Duane Kilgus, MPH, RS
Captain, US Public Health Service
National Center for Immunization and Respiratory Diseases
Centers for Disease Control and Prevention
  #38  
Old 10-03-2011, 12:03 PM
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Default National Institute of Allergy and infectious Diseases

This has a slightly different take on live vaccines. Who do you listen to?

About NIAIDNews & EventsNIAID > Topics > Vaccines > Understanding Skip Website Tools Website Tools

Find more ways to stay connected to NIAID See Also
•Vaccine Research Center
•Videocast: HHS Science Seminar for Media—Advances in Influenza Vaccine Technologies
Related Links
View a list of links for more information about vaccines.
VaccinesTypes of Vaccines
Scientists take many approaches to designing vaccines against a microbe. These choices are typically based on fundamental information about the microbe, such as how it infects cells and how the immune system responds to it, as well as practical considerations, such as regions of the world where the vaccine would be used. The following are some of the options that researchers might pursue:

•Live, attenuated vaccines
•Inactivated vaccines
•Subunit vaccines
•Toxoid vaccines
•Conjugate vaccines
•DNA vaccines
•Recombinant vector vaccines
Live, Attenuated Vaccines
Live, attenuated vaccines contain a version of the living microbe that has been weakened in the lab so it can’t cause disease. Because a live, attenuated vaccine is the closest thing to a natural infection, these vaccines are good “teachers” of the immune system: They elicit strong cellular and antibody responses and often confer lifelong immunity with only one or two doses.

Despite the advantages of live, attenuated vaccines, there are some downsides. It is the nature of living things to change, or mutate, and the organisms used in live, attenuated vaccines are no different. The remote possibility exists that an attenuated microbe in the vaccine could revert to a virulent form and cause disease. Also, not everyone can safely receive live, attenuated vaccines. For their own protection, people who have damaged or weakened immune systems— because they’ve undergone chemotherapy or have HIV, for example—cannot be given live vaccines.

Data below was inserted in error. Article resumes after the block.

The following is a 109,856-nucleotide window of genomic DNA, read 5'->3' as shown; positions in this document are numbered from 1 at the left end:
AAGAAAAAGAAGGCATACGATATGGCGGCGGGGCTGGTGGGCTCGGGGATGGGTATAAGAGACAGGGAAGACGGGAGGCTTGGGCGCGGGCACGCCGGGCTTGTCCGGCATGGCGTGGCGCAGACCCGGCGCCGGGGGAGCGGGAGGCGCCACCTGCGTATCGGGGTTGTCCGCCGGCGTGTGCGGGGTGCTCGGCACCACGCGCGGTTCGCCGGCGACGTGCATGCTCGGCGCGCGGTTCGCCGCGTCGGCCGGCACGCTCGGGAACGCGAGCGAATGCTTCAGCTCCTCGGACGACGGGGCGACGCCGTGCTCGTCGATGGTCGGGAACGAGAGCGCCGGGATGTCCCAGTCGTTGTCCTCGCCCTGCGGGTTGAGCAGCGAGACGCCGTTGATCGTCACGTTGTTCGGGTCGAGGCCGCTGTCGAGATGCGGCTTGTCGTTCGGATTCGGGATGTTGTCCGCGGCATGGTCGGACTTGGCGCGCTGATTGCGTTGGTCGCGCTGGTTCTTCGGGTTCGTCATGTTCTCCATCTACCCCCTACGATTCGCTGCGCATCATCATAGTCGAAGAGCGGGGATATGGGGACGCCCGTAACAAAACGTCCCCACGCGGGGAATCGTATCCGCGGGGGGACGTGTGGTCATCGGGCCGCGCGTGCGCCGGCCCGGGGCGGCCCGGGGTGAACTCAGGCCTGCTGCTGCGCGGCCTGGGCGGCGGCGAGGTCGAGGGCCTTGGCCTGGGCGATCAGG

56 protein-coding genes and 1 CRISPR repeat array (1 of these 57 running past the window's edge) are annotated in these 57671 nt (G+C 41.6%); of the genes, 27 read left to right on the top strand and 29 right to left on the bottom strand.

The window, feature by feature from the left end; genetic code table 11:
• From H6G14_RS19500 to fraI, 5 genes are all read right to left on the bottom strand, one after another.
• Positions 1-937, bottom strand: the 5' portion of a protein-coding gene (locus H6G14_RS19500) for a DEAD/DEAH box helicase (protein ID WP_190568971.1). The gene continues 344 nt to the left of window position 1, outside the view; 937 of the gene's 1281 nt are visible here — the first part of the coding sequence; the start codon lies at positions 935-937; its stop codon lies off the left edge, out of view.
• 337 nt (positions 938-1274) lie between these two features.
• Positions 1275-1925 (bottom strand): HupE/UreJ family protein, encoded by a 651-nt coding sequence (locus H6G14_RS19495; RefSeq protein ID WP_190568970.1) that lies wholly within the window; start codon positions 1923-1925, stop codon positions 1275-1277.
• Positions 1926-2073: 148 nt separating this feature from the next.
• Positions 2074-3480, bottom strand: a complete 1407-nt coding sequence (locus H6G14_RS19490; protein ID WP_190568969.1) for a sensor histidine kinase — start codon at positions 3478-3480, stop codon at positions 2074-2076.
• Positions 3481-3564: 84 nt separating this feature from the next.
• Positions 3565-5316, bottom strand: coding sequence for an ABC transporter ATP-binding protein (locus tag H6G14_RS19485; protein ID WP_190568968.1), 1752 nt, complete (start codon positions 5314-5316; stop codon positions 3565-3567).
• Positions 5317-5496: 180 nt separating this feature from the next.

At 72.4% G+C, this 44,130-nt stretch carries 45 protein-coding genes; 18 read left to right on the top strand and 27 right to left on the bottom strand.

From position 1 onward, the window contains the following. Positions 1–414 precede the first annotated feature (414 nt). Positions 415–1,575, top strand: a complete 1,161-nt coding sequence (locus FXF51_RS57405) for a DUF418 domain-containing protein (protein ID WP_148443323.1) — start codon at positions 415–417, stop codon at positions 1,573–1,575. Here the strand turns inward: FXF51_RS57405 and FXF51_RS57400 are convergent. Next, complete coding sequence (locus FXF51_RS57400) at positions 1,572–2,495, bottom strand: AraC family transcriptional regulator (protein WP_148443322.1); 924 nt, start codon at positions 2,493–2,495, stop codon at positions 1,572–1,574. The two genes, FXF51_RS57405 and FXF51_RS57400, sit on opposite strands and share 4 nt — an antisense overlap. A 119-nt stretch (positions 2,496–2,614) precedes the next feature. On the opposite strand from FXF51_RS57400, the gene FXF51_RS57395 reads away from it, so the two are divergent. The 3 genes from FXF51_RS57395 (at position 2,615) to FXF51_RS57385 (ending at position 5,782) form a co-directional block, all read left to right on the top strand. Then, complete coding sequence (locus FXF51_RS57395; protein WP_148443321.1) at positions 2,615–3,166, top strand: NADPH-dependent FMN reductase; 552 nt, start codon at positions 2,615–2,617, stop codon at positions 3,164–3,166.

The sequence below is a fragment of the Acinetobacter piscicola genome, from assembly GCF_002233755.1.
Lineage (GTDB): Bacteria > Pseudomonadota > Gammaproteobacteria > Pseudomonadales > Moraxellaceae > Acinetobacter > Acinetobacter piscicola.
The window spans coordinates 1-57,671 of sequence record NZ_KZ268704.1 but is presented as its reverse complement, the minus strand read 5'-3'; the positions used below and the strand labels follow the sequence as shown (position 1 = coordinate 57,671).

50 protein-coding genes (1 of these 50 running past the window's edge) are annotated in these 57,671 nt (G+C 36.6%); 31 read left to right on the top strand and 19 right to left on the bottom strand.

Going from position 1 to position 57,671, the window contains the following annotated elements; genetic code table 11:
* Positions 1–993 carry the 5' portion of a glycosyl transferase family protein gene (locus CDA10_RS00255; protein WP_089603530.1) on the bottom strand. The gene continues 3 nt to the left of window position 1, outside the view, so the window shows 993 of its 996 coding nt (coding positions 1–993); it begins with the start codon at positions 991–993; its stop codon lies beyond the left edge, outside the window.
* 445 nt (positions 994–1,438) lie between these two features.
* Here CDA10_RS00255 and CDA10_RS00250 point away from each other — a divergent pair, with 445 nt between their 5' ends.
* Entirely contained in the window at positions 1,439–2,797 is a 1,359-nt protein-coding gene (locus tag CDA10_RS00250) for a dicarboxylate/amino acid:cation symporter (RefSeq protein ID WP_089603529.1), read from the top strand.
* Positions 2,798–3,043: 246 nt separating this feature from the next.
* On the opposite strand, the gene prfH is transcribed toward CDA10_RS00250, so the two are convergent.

#39  
Old 10-03-2011, 12:42 PM
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Thumbs up Shingles

I have had the shingles twice and the first time I was under 60 and I couldn't get the shot and then was foolish and put off getting it and after getting it a second time when the doctor gave me the okay I got the shot. My husband who never had them also received the shot after seeing what I went thru. We heard that there was a 6 month wait and then found out theatRite Aid was having a clinic and called and we were the last two to get on the list. They only receive a limited number of the vacine so we were very lucky as they didn't know when they would be having another clinic. Our insurace paid for the administration of the shot ($50.00) and we each paid $200.00 but well worth it between what you would spend on medication and the discomfort.
  #40  
Old 10-03-2011, 12:48 PM
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I would advise anyone over 60 to get the shingles vaccine. I had shingles in July. I made it to to my doctor the third day and was given an antibiotic which helped to some degree. My shingles lasted 3 weeks. Afterwards, I was given the shingles vaccine to prevent another outbreak in the future. You can get shingles more than once, but if you have taken the vaccine, it will help to lessen the severity of another outbreak. Yes, they are very painful.
  #41  
Old 10-14-2011, 06:43 AM
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Default Shingles

Want all to know that even with the shot you might still come down with shingles as I have. Got shot two years ago and last Monday noticed the rash. It has not been too painful though so the shot might have lessened the effects.